Mick Miller (right) and Dennis O'Rourke during the filming of 'Couldn't be Fairer'.

The Northern Territory’s recent campaign against the return of Ayers Rock to its traditional owners underlined the racism inherent in large sections of the white community in Australia. The “Ayers Rock for all Australians” (sic) campaign was not an isolated incident. Attacks on the basic human rights which Aboriginal people have gained through years of struggle are under attack across Australia, from both governments and corporate interests. But nowhere is it as vicious, or as overtly racist, as it is in Queensland and the Northern Territory.

Couldn’t Be Fairer, a new film by Australian filmmaker Dennis O’Rourke confronts the racism of the Queensland government and the white community of Northern Queensland. What emerges is a powerful statement, graphically illustrating the hypocrisy which seems to be the cornerstone of race relations in Queensland. O’Rourke has been internation­ally recognised as one of the most perceptive filmmakers on tensions between western and traditional culture. His films include Yumi Yet (1976) and Ileksen (1978) about the granting of independence and the first election held in Papua New Guinea. Yap … How Did You Know We’d Like It (1980) examined the effect of American television on the small Micronesian island of Yap. His most recent film, Half Life, which will be commercially released early in 1986, is a devastating account of the US nuclear weapons test program on the Marshall Islands. It concentrates on the effects exposure to highly radioactive fallout from the tests has had upon the inhabitants of the island.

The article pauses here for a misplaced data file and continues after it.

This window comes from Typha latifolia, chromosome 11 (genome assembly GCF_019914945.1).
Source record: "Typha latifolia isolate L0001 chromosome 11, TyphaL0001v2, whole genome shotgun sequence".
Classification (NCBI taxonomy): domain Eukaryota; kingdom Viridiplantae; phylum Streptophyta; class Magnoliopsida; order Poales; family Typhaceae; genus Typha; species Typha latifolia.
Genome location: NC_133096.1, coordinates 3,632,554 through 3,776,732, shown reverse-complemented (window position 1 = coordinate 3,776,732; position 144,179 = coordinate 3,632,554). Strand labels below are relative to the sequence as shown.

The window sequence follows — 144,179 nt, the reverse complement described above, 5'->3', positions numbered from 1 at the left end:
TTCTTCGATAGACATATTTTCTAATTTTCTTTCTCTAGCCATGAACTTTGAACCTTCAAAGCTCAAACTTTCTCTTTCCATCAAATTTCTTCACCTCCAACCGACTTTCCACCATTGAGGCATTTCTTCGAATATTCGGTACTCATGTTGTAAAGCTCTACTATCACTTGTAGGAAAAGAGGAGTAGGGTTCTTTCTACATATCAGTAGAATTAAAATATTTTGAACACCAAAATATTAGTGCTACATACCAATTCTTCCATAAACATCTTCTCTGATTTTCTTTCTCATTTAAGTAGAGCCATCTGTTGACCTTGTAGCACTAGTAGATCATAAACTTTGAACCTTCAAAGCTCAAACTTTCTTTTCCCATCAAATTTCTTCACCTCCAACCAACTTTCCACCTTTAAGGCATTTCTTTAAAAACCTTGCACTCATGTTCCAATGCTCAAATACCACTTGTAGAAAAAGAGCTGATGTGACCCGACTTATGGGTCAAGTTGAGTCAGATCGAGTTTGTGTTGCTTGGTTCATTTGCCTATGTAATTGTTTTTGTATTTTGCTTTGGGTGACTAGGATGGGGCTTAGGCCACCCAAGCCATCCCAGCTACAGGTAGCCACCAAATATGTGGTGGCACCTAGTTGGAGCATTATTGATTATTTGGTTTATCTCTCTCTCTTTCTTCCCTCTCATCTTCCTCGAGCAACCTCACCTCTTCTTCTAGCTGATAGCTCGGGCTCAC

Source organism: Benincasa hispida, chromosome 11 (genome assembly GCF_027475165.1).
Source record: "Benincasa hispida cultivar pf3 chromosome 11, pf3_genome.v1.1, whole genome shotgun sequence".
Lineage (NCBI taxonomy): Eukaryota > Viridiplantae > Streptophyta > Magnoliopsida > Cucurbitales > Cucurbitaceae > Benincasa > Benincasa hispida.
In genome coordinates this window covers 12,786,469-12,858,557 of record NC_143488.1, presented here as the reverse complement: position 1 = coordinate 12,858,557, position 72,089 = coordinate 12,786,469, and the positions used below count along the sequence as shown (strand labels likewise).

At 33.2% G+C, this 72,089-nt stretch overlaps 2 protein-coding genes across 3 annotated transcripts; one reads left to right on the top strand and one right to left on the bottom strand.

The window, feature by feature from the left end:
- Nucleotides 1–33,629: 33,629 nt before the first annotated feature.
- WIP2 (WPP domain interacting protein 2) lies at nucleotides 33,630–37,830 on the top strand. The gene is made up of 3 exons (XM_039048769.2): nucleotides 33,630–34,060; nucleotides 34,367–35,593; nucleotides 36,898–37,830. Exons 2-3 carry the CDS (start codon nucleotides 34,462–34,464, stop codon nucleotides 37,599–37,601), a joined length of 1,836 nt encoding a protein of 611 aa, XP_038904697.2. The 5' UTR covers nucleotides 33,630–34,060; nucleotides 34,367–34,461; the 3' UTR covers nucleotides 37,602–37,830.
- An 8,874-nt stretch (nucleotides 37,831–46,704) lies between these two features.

O’Rourke was originally commissioned to make Couldn’t Be Fairer for the BBC program Third Eye, which is a series of programs designed to allow people from the third world to describe their conflicts with western culture. As O’Rourke told Tribune, “North Queensland, for Aboriginal people, could be regarded as the third world. What exists there is basically a colonial situation, both on and off the reserves”.

A major strength of the film is the power and commitment of its narrator, Aboriginal activist and chairperson of the North Queensland Lands Council, Mick Miller. The film follows Mick through Northern Queensland as he talks to his own people and discusses the effect that commercial development, such as mining and tourism, has had upon Aboriginal communities. We see how white Queenslanders effectively marginalise Aboriginal people, pushing them to the outskirts of white society. The alcoholism, sexual exploitation of Aboriginal women, and the degradation which is the result of two centuries of white oppression is in sharp contrast to the glimpses we are allowed of white Queenslanders in the film.

Joh Bjelke-Petersen, and members of the Queensland government, feature prominently in the film. In fact, the title comes from a statement from the Queensland premier regarding his government’s treatment of Aboriginal people. “Treat them the same as everyone else — couldn’t be fairer.” Mick Miller, time and time again, emphasises the hypocrisy and racism which underlies such a statement. Unfortunately, Couldn’t Be Fairer shows that Bjelke-Petersen’s racism is shared by many whites in Northern Queensland. Hotel workers, white drinkers, police, mining companies, even workers in the tourist industry show, by their statements and actions, that Aborigines are not treated the same as everyone else in the Sunshine State.